California Attorney General Rob Bonta speaking at the Here I Am event, Sept. 12, 2022. (Photo/Twitter @SFJCRC)
California Attorney General Rob Bonta speaking at the Here I Am event, Sept. 12, 2022. (Photo/Twitter @SFJCRC)

AG Rob Bonta joins Santa Clara County officials to say #HereIAm in stand against antisemitism

Elected officials from Santa Clara County were joined by state officials Monday at the Oshman Family JCC in Palo Alto to renounce antisemitism as part of the S.F.-based Jewish Community Relations Council’s Here I Am initiative, now in its second year.

The event came in response to a rising number of antisemitic hate crimes in California, with 152 reported in 2021, a 32% increase over the previous year. It was the most tallied by the AG’s office in a decade.

Most recently, students at San Francisco State University and Sacramento State started their school year dealing with antisemitic vandalism on campus.

The event this week drew 30 elected officials, Jewish community leaders and others, including Attorney General Rob Bonta. “As the leader of the largest state department of justice in the nation, as the chief law enforcement officer for the State of California, I want to be absolutely clear,” Bonta said. “Antisemitism has no place in California.”

Congresswoman Anna Eshoo, a Democrat who has represented the South Bay for nearly 30 years, also attended. In her remarks Eshoo addressed recent incidents of antisemitic violence, and what she and her colleagues on Capitol Hill are doing to prevent further hate-motivated attacks in the future. In June, Eshoo and 91 other House members wrote a letter to Homeland Security Secretary Alejandro Mayorkas asking him to create a comprehensive strategy to address growing antisemitism in the United States.

“We can never be satisfied with what we’ve already done,” said Eshoo, whose district includes parts of Santa Clara, San Mateo and Santa Cruz counties.

Antisemitism was not the only form of hate addressed at the event, which included Oshman Family JCC President and CEO Zack Bodner and JCRC CEO Tyler Gregory joining Bonta on stage. Michele Lew, CEO of the Health Trust, and the Rev. Kaloma Smith of University AME Zion Church in Palo Alto spoke about their experiences with anti-Asian hate and racism, and expressed their solidarity with the Jewish community.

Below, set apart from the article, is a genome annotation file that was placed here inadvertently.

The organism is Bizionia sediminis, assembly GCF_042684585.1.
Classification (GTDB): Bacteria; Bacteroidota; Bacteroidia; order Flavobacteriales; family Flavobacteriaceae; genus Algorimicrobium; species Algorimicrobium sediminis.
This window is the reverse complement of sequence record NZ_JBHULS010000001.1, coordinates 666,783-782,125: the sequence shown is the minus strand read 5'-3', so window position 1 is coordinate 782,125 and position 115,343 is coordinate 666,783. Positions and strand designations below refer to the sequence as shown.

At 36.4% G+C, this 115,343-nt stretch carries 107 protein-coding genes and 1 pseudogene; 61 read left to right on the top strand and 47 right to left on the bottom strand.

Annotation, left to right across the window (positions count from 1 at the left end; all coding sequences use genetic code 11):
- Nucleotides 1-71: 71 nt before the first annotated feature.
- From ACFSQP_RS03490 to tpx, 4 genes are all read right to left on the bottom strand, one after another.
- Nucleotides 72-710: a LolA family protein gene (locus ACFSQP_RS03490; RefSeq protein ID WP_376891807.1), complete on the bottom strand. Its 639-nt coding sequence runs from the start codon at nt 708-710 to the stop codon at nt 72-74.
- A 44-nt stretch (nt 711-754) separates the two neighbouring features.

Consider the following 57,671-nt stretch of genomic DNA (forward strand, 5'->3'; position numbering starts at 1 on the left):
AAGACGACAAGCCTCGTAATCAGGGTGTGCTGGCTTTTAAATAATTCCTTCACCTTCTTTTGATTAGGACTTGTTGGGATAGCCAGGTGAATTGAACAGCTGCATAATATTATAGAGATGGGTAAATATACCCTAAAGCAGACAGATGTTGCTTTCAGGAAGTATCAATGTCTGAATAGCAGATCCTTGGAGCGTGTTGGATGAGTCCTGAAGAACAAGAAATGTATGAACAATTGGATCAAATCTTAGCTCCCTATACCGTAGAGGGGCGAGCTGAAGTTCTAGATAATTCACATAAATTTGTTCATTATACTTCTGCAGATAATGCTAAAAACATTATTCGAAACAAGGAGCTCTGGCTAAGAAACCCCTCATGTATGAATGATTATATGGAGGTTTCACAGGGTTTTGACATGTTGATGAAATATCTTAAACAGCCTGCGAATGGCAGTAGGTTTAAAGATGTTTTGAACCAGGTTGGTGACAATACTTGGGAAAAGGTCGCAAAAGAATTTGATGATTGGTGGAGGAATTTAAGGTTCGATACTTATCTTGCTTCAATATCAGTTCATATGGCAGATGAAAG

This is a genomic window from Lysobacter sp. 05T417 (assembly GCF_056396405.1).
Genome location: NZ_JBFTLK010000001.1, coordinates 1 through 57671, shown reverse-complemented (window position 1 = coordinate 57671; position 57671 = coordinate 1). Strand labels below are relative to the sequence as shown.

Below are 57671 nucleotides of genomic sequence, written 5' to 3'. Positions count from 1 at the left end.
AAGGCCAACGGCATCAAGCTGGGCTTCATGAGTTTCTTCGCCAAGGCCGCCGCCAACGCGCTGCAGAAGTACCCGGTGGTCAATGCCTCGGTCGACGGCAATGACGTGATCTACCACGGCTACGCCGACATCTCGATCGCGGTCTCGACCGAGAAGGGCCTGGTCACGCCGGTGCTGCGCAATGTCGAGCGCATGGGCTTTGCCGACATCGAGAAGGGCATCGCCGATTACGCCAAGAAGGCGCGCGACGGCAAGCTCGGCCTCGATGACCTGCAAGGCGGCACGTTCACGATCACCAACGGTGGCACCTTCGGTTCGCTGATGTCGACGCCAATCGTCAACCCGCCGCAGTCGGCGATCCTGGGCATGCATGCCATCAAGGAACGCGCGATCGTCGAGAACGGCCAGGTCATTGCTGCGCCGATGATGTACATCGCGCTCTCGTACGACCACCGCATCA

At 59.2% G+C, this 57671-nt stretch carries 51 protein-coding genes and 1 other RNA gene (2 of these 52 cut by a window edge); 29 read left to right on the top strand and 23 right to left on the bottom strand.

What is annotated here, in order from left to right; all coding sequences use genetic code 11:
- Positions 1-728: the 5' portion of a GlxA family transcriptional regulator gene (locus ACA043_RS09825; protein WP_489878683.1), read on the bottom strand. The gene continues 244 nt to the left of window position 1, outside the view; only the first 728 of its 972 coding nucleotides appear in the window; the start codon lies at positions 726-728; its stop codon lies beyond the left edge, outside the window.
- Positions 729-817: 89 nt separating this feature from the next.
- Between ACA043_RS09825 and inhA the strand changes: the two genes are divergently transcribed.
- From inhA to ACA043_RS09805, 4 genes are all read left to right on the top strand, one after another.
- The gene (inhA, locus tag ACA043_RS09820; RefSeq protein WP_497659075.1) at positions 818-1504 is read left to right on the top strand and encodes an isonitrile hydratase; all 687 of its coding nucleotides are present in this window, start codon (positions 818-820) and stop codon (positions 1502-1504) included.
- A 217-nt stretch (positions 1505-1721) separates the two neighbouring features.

“In these challenging times, we all need to protect each other,” said Lew, whose San Jose–based nonprofit advocates for health care for all, regardless of income, race, immigration status, language or age.

Gregory addressed the antisemitc flyers that have been dropped in several Bay Area neighborhoods over the past year, saying they were one catalyst for the day’s event.

“We need to make sure that our allies and our community members recognize that we need to create a safe environment for Jews and other minorities,” Gregory said.

JCRC launched its Here I Am campaign in July 2021 in an attempt to combat antisemitic incidents and rhetoric by “demonstrating the vibrancy, diversity and values of the Bay Area Jewish community,” according to the website. The site asks community leaders, elected officials and other Jewish and Jewish-allied Bay Area residents to make short videos sharing their experiences with antisemitism, and post them on social media.

Here I Am events have been held in San Francisco, Oakland and Marin County in the last year with elected officials such as San Francisco Mayor London Breed and Congressman Jared Huffman coming forward to voice their support for the Jewish community.

Also speaking at the event was state Assemblymember Mark Berman and Santa Clara County District Attorney Jeff Rosen, both descendants of Holocaust survivors.

Rosen spoke of the antisemitism he faces as district attorney, and the efforts he has made to educate other California lawmakers on antisemitism. He also called attention to the name of the JCRC’s initiative, which comes from the Hebrew word hineni, which means “Here I Am.” For Rosen, it also means “I am ready to do God’s will.”

“My prayer is that hineni becomes hineinu anachnu, ‘here we are’,” Rosen said. “We are prepared. We’re ready to do what is required to rid antisemitism from our community so that we may live all of us together in peace and survive and thrive.”

Lillian Ilsley-Greene
Lillian Ilsley-Greene

Lillian Ilsley-Greene is a J. Staff Writer. Originally from Vermont, she has a BA in political science and an MA in journalism from Boston University. Follow her on Twitter at @lilsleygreene.